Certainly, the reggae stylings that weave in and out of Look Sharp! show a band that moves beyond the idea of three simple chords, and it’s an artistic ethos that Jackson would revisit and reinvent time and time again throughout his career. On the propulsive, catchy title track, Joe Jackson – or at least the character he’s inhabiting – admits to being a slave to fashion and the attitude that accompanies it (“Okay, what you say / Tell me what they’re wearing this year / Go on and laugh at me / ‘Cause you don’t see that I got something going right here”) but the song’s musical sophistication outpaces the shallow pleasures of haute couture, particularly during a funky, unexpected piano/drum breakdown followed by a winning performance from Sanford on guitar. Jackson’s lyrics are pointed, cynical, and often hilarious, but never to the detriment of his tight, brilliant band.

This isn’t to say that Jackson is immune to punk rock’s simple, cathartic pleasures. He and the group thrash about lovingly and convincingly on tracks like “Throw it Away” and the closing song, “Got the Time” (the latter song fast and furious enough to be later covered by Anthrax, of all acts). But more often than not, Jackson incorporates plenty of frenetic, swaggering power pop on songs like “Baby Stick Around” as well as “(Do the) Instant Mash”, which may be an attempt to create a minor dance craze, not unlike 1960s chestnuts like “Mashed Potato Time”.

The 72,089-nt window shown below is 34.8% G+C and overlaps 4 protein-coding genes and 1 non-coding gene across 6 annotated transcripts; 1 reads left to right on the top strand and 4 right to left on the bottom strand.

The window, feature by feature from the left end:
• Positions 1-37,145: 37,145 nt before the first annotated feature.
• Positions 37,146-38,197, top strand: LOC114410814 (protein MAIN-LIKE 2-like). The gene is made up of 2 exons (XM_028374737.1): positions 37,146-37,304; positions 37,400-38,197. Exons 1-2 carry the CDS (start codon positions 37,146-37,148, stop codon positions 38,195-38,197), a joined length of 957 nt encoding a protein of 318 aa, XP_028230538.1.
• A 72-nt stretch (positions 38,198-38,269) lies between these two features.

Joe Jackson further apes bygone pop eras with “Pretty Girls”, which lyrically cribs from Manfred Mann’s “Do Wah Diddy Diddy” while still managing to shoehorn in Jackson’s perennial frustration with the opposite sex and the powers they have over him: “God if you’re up there,” he sings, “Listen to my prayer / in future man should have a different design / Give him a switch so he can turn off his libido now / Give him a tranquilizer built into his mind.” Years later, in an Entertainment Weekly interview, Jackson admitted that the song makes him cringe. “In retrospect, it’s kind of a stinker,” he said. “It’s embarrassing – ogling girls, I mean, that’s kind of lame. It’s just childish and silly and derivative.” Chalk it up to youth, I guess.

Look Sharp! received plenty of critical praise upon its release in January 1979. It was a worldwide hit, cracking the US Top 20, and the single “Is She Really Going Out with Him” hit #21 on the Billboard pop charts. The song even received substantial airplay on American rock radio stations (something even Costello couldn’t manage). Kershenbaum quickly rushed Jackson and his band back into the studio, recording I’m the Man, released that October. Stylistically, it’s identical to its predecessor.

However, Jackson soon moved beyond the four-piece power-pop genre, recording an album with a more exotic reggae template (Beat Crazy), a spectacular swing covers album (Jumpin’ Jive), and a delightful slice of New York-inspired pop (Night and Day, featuring “Stepping Out”, his biggest hit to date). That’s only taking us up to 1982.

Joe Jackson continues to write and record, and while he reunited with the original Look Sharp! band in 2003 with the terrific album Volume 4, he’s an artist who is constantly looking forward, experimenting with a variety of styles and musicians (with Maby in tow on most of them). Look Sharp! is arguably Jackson at his best and perhaps one of the finest debut albums in rock history.